by Jincy IypeFeb 11, 2020
Early this year, Bengaluru-based architect Soumitro Ghosh joined hands with multidisciplinary designer Sandeep Sangaru to exhibit an installation titled Hope at Materiology 2.0, an exhibition that brought 12 architectural, design and art stalwarts to create six powerful installations. Here, Ghosh of Mathew Ghosh Architects speaks with STIR about his installation, a boat made by hand with bamboo, his inspirations and resonance with ideologies that he believes create good architecture.
STIR: Please tell us about your installation with Sandeep Sangaru at Materiology 2.0? How have you used the idea of material to connect it with the past and the future?
Soumitro Ghosh (SG): I think the idea of material is very critical in fields of construction. The way material, crafts, as well as the building industry developed in the past has not only been due to technology, but also community wisdom and individual creativity. There have been generations of learnings. However, what we are familiar with during the study of architecture courses is a compact understanding of all materials, which is a tough thing.
For me, there is no difference between the past, present and future in the larger perspective. It is just what you identify with. – Soumitro Ghosh
We looked at the relation of how we remember making paper boats in the monsoon and floating them. There is a nostalgia, an innocence and the beautiful time of childhood. It starts with that idea of engaging with water and that you do not know where the boat will go.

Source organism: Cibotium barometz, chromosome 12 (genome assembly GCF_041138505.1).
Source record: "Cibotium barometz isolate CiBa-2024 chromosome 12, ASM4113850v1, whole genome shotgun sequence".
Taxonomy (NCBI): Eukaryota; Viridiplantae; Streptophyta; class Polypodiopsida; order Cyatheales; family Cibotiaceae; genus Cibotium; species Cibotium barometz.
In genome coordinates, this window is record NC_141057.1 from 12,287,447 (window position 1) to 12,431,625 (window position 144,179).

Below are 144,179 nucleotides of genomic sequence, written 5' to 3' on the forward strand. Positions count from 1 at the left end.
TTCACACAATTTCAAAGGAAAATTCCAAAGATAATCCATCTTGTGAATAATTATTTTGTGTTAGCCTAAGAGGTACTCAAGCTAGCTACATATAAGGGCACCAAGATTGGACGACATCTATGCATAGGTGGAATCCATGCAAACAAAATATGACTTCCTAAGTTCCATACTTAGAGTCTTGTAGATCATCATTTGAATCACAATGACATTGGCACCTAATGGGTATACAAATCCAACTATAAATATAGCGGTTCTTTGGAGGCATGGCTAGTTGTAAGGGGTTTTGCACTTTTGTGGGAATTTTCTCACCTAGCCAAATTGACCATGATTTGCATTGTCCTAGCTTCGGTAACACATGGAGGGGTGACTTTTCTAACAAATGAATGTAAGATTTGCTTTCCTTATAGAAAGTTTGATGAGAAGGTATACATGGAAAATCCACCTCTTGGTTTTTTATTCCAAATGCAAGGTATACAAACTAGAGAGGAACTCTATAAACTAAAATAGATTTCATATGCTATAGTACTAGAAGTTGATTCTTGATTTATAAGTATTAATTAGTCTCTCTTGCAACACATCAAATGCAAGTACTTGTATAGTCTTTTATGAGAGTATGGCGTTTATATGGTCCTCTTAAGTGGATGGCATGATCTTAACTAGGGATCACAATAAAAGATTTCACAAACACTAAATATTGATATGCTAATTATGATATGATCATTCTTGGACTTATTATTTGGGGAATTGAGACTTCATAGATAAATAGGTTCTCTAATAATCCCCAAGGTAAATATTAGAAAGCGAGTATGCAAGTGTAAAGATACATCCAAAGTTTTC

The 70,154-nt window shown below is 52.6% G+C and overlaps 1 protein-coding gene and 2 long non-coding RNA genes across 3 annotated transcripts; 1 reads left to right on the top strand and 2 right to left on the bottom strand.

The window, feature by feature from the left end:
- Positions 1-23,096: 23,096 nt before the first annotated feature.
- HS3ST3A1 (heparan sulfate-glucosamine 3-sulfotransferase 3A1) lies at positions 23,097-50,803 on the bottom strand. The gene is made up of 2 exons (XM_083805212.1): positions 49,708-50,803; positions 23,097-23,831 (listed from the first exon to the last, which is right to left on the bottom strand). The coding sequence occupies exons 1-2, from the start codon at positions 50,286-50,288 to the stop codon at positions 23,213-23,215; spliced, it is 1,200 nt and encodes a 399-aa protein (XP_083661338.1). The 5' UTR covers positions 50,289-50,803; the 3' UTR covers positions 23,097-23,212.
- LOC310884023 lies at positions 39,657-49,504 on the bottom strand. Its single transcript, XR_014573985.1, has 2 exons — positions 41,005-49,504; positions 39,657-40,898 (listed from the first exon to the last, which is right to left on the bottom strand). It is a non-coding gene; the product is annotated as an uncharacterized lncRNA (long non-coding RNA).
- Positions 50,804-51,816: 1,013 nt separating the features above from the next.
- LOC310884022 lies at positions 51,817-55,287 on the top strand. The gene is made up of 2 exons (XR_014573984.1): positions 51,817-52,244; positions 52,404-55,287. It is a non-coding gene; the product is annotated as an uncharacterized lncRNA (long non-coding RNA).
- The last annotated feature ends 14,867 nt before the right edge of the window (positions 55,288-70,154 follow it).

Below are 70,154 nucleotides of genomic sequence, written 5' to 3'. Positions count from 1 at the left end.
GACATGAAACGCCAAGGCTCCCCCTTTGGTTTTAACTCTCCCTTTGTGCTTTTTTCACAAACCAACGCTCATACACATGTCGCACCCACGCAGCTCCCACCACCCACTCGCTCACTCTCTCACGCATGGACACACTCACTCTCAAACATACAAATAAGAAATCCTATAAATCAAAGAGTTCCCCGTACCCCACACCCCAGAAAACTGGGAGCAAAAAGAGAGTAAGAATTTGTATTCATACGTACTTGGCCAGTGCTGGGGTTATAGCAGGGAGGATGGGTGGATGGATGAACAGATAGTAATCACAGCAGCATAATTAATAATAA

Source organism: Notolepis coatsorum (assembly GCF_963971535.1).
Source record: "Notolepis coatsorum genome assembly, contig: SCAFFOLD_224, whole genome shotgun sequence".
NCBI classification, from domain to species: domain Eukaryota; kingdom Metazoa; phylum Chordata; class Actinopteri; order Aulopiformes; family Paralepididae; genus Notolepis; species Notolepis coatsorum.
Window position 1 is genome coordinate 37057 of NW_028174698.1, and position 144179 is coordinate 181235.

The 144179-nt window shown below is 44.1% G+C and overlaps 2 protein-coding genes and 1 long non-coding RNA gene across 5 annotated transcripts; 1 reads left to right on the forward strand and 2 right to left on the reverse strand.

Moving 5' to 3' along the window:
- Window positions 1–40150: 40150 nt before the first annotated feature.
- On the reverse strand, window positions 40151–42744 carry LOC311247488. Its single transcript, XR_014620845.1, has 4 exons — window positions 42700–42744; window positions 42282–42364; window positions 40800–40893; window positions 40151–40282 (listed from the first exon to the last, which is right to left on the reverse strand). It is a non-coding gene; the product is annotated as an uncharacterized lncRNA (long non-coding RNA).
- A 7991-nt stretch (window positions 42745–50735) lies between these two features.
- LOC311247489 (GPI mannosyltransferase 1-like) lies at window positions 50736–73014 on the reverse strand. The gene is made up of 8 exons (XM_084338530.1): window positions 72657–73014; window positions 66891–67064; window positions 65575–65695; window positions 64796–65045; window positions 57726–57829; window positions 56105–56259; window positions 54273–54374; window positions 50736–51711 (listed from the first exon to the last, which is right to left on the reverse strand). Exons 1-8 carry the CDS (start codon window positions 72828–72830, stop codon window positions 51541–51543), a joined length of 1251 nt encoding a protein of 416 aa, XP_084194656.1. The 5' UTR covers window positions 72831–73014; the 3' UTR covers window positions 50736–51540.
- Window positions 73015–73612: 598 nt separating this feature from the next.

STIR: Why did you select bamboo as the material for the installation?
SG: Sandeep (Sangaru) works more with bamboo than the other crafts. We saw it as a great combination to explore together. My idea of scale and his skill came together. The work is like a skeleton, not in a negative way, but much like how memory is a skeleton, it is tender and fragile. The comprehension that comes from this scale has a far more sensitive understanding of the possibilities.
STIR: How did you anticipate somebody would experience the work?
SG: One was through the tactile experience, another was about the reflection, because the pool was such a fantastic possibility. It has different views from different settings and that gives it a dynamic field. That is the beauty of any good artwork that people are able to find a space to attach themselves to, rather than a singular meaning.